You are NOT alone -- tell your friends. Freedom is in your heart, and in the hearts of your friends. Speak it.

Iraqis can vote, after Saddam. Why not voting in Syria? Why not freedom?

Yes, be careful of death; of the death squad gov't of Syria today.

I pray for your freedom; I pray for a World Without Dictators.

In the USA, and in many parts of the world critical of Bush, there has been a big question. Who's next?

It could be Syria. Freedom. And some death. Regime change; with some chaos. Good, Very Good, Great -- but very bad death, and tragedy, too.

I pray that the Syrian Army avoids murdering freedom loving Syrian people.

I'm proud to write a freedom lover; perhaps a hero. I pray I'm not writing to a martyr -- though Syria needs freedom lovers willing to BE martyrs.

The world needs to tell Syria, and their armed forces/ death squads, that murdering peaceful people is the crime of murder.

Posted by: Tom Grey - Liberty Dad at March 7, 2005 12:05 AM

Al Johnson -

Last thing that Assad would want to do is to concentrate his military anywhere but in urban areas. Attempting to put them in play as a maneuver combat force in a set piece battle would probably result in mutiny; it would certainly cause wholesale desertion.

Let's be real clear here: the easiest part of our effort is winning battles and deposing rulers. The hard part is being able to eventually walk away from functioning democracies.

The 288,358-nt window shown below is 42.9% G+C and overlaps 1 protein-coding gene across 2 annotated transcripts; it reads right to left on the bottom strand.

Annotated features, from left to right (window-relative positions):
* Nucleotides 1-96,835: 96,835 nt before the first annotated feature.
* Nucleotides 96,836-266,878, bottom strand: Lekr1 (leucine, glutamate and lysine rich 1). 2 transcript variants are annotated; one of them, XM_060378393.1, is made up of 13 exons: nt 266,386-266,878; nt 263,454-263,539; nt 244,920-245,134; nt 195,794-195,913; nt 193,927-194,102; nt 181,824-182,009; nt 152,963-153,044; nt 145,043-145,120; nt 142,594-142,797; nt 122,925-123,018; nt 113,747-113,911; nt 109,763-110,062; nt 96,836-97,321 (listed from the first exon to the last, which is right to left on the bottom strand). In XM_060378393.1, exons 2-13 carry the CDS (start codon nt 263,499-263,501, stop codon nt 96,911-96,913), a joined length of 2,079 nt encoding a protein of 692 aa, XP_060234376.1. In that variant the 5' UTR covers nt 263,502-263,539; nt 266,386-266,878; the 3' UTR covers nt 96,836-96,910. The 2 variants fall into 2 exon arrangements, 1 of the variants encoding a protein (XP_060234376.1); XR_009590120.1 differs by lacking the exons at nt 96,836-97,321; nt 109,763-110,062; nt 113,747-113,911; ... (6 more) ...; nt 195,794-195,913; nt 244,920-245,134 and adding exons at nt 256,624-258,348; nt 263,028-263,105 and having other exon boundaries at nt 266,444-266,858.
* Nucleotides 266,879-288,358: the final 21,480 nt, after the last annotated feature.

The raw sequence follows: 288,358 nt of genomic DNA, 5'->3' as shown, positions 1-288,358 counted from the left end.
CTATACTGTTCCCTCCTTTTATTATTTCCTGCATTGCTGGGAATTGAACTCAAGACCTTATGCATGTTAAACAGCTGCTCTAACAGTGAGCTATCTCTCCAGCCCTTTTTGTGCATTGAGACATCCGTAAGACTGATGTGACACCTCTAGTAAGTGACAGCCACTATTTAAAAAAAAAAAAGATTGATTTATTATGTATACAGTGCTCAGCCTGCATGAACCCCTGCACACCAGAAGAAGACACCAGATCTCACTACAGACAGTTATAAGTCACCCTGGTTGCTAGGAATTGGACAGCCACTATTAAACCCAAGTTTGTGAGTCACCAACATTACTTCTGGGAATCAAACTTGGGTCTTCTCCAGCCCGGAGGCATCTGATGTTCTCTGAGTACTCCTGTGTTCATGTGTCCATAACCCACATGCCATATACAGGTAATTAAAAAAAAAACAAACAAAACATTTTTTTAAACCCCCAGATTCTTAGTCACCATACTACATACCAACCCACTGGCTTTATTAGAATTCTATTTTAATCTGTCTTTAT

Ask any combat engineer. Hell, any engineer. It's always easier to break something than to make something.

We have acted in Afghanistan and Iraq so far; now ripples are spread to the Ukraine, Lebanon, and even those poor bastards in West Bank and Gaza might be getting a clue. Good for them. We are doing that boring diplomatic thing to the hilt in regards to those places.

What's in the Bekaa? Nothing that Assad or Syria want to world to get a close look at, I would think. Is it packed with WMD stashes? Don't know. Is it home to various terrorist groups, primarily Hizbollah, sanctioned and supported by Syria and Iran? Yes. Is it a staging area for terrorist attacks on Israel, including possibly thousands of artillery rockets primed and held in reserve in case the prospect of peace between the PA and the Israelis actually begins to look attainable? Yes.

Assad faces a problem without any good solutions. If he withdraws posthaste and completely from Lebanon, the western media has a communal orgasm hailing him as enlightened, but chances are that the only warm wet feeling he will experience will be his own blood leaving multiple wounds.